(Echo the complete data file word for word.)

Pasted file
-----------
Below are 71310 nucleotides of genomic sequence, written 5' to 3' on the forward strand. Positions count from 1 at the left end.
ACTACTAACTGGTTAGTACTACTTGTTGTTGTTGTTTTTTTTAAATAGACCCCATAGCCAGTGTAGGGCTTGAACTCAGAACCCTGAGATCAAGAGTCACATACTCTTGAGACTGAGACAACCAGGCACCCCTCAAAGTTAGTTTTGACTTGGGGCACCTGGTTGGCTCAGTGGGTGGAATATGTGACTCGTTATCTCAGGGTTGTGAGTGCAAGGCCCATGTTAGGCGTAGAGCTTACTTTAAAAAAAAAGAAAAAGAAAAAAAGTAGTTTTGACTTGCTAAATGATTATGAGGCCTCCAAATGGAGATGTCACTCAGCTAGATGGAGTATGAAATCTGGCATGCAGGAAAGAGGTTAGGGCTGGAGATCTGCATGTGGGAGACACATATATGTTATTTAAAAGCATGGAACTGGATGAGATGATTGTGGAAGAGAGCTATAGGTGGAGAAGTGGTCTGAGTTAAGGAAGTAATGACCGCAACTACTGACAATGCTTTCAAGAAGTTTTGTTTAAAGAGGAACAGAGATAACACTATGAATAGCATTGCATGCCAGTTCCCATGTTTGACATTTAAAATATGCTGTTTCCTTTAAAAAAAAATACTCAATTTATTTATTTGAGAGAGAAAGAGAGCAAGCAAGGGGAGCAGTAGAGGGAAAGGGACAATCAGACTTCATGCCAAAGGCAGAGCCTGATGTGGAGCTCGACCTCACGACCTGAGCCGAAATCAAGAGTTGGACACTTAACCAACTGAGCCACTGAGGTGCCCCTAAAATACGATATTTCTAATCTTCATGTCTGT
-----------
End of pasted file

Below are 71310 nucleotides of genomic sequence, written 5' to 3' on the forward strand. Positions count from 1 at the left end.
ACTACTAACTGGTTAGTACTACTTGTTGTTGTTGTTTTTTTTAAATAGACCCCATAGCCAGTGTAGGGCTTGAACTCAGAACCCTGAGATCAAGAGTCACATACTCTTGAGACTGAGACAACCAGGCACCCCTCAAAGTTAGTTTTGACTTGGGGCACCTGGTTGGCTCAGTGGGTGGAATATGTGACTCGTTATCTCAGGGTTGTGAGTGCAAGGCCCATGTTAGGCGTAGAGCTTACTTTAAAAAAAAAGAAAAAGAAAAAAAGTAGTTTTGACTTGCTAAATGATTATGAGGCCTCCAAATGGAGATGTCACTCAGCTAGATGGAGTATGAAATCTGGCATGCAGGAAAGAGGTTAGGGCTGGAGATCTGCATGTGGGAGACACATATATGTTATTTAAAAGCATGGAACTGGATGAGATGATTGTGGAAGAGAGCTATAGGTGGAGAAGTGGTCTGAGTTAAGGAAGTAATGACCGCAACTACTGACAATGCTTTCAAGAAGTTTTGTTTAAAGAGGAACAGAGATAACACTATGAATAGCATTGCATGCCAGTTCCCATGTTTGACATTTAAAATATGCTGTTTCCTTTAAAAAAAAATACTCAATTTATTTATTTGAGAGAGAAAGAGAGCAAGCAAGGGGAGCAGTAGAGGGAAAGGGACAATCAGACTTCATGCCAAAGGCAGAGCCTGATGTGGAGCTCGACCTCACGACCTGAGCCGAAATCAAGAGTTGGACACTTAACCAACTGAGCCACTGAGGTGCCCCTAAAATACGATATTTCTAATCTTCATGTCTGT